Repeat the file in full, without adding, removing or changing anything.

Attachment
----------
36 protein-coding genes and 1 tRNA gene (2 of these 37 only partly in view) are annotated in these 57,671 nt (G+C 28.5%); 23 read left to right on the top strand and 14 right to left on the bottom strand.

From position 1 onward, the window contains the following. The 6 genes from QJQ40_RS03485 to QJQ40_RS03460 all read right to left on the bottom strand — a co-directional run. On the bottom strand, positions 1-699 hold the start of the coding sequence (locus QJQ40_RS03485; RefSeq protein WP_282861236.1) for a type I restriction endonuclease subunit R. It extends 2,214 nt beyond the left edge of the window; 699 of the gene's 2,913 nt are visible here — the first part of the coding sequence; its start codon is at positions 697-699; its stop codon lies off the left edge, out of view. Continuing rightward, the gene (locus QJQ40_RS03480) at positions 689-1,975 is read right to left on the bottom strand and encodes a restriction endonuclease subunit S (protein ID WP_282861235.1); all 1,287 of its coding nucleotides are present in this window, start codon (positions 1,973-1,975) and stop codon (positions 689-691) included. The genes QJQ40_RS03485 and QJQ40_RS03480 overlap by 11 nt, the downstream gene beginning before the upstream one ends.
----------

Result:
36 protein-coding genes and 1 tRNA gene (2 of these 37 only partly in view) are annotated in these 57,671 nt (G+C 28.5%); 23 read left to right on the top strand and 14 right to left on the bottom strand.

From position 1 onward, the window contains the following. The 6 genes from QJQ40_RS03485 to QJQ40_RS03460 all read right to left on the bottom strand — a co-directional run. On the bottom strand, positions 1-699 hold the start of the coding sequence (locus QJQ40_RS03485; RefSeq protein WP_282861236.1) for a type I restriction endonuclease subunit R. It extends 2,214 nt beyond the left edge of the window; 699 of the gene's 2,913 nt are visible here — the first part of the coding sequence; its start codon is at positions 697-699; its stop codon lies off the left edge, out of view. Continuing rightward, the gene (locus QJQ40_RS03480) at positions 689-1,975 is read right to left on the bottom strand and encodes a restriction endonuclease subunit S (protein ID WP_282861235.1); all 1,287 of its coding nucleotides are present in this window, start codon (positions 1,973-1,975) and stop codon (positions 689-691) included. The genes QJQ40_RS03485 and QJQ40_RS03480 overlap by 11 nt, the downstream gene beginning before the upstream one ends.